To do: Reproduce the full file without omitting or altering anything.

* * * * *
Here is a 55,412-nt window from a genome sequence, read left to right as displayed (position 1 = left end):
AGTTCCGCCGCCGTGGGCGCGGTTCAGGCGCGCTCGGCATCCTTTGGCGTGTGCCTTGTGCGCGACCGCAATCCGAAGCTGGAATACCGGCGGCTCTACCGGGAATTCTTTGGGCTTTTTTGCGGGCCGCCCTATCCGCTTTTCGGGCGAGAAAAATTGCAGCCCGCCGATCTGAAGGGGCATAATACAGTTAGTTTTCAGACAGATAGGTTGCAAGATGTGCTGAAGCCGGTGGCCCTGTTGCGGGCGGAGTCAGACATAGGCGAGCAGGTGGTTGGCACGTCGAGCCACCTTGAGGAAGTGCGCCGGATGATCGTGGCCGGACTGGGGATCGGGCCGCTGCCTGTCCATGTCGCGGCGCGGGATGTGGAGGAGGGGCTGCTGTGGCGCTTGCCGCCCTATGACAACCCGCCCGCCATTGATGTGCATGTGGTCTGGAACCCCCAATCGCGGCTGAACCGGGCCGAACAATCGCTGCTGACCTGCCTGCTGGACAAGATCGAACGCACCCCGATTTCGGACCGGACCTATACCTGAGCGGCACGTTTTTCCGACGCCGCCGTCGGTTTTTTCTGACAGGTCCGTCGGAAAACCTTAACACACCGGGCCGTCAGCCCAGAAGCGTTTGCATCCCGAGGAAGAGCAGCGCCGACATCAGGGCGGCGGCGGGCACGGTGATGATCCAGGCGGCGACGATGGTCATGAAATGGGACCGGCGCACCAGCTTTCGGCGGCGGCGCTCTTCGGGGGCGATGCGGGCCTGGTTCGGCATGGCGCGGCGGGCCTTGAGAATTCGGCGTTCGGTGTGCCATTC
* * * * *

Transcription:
Here is a 55,412-nt window from a genome sequence, read left to right as displayed (position 1 = left end):
AGTTCCGCCGCCGTGGGCGCGGTTCAGGCGCGCTCGGCATCCTTTGGCGTGTGCCTTGTGCGCGACCGCAATCCGAAGCTGGAATACCGGCGGCTCTACCGGGAATTCTTTGGGCTTTTTTGCGGGCCGCCCTATCCGCTTTTCGGGCGAGAAAAATTGCAGCCCGCCGATCTGAAGGGGCATAATACAGTTAGTTTTCAGACAGATAGGTTGCAAGATGTGCTGAAGCCGGTGGCCCTGTTGCGGGCGGAGTCAGACATAGGCGAGCAGGTGGTTGGCACGTCGAGCCACCTTGAGGAAGTGCGCCGGATGATCGTGGCCGGACTGGGGATCGGGCCGCTGCCTGTCCATGTCGCGGCGCGGGATGTGGAGGAGGGGCTGCTGTGGCGCTTGCCGCCCTATGACAACCCGCCCGCCATTGATGTGCATGTGGTCTGGAACCCCCAATCGCGGCTGAACCGGGCCGAACAATCGCTGCTGACCTGCCTGCTGGACAAGATCGAACGCACCCCGATTTCGGACCGGACCTATACCTGAGCGGCACGTTTTTCCGACGCCGCCGTCGGTTTTTTCTGACAGGTCCGTCGGAAAACCTTAACACACCGGGCCGTCAGCCCAGAAGCGTTTGCATCCCGAGGAAGAGCAGCGCCGACATCAGGGCGGCGGCGGGCACGGTGATGATCCAGGCGGCGACGATGGTCATGAAATGGGACCGGCGCACCAGCTTTCGGCGGCGGCGCTCTTCGGGGGCGATGCGGGCCTGGTTCGGCATGGCGCGGCGGGCCTTGAGAATTCGGCGTTCGGTGTGCCATTC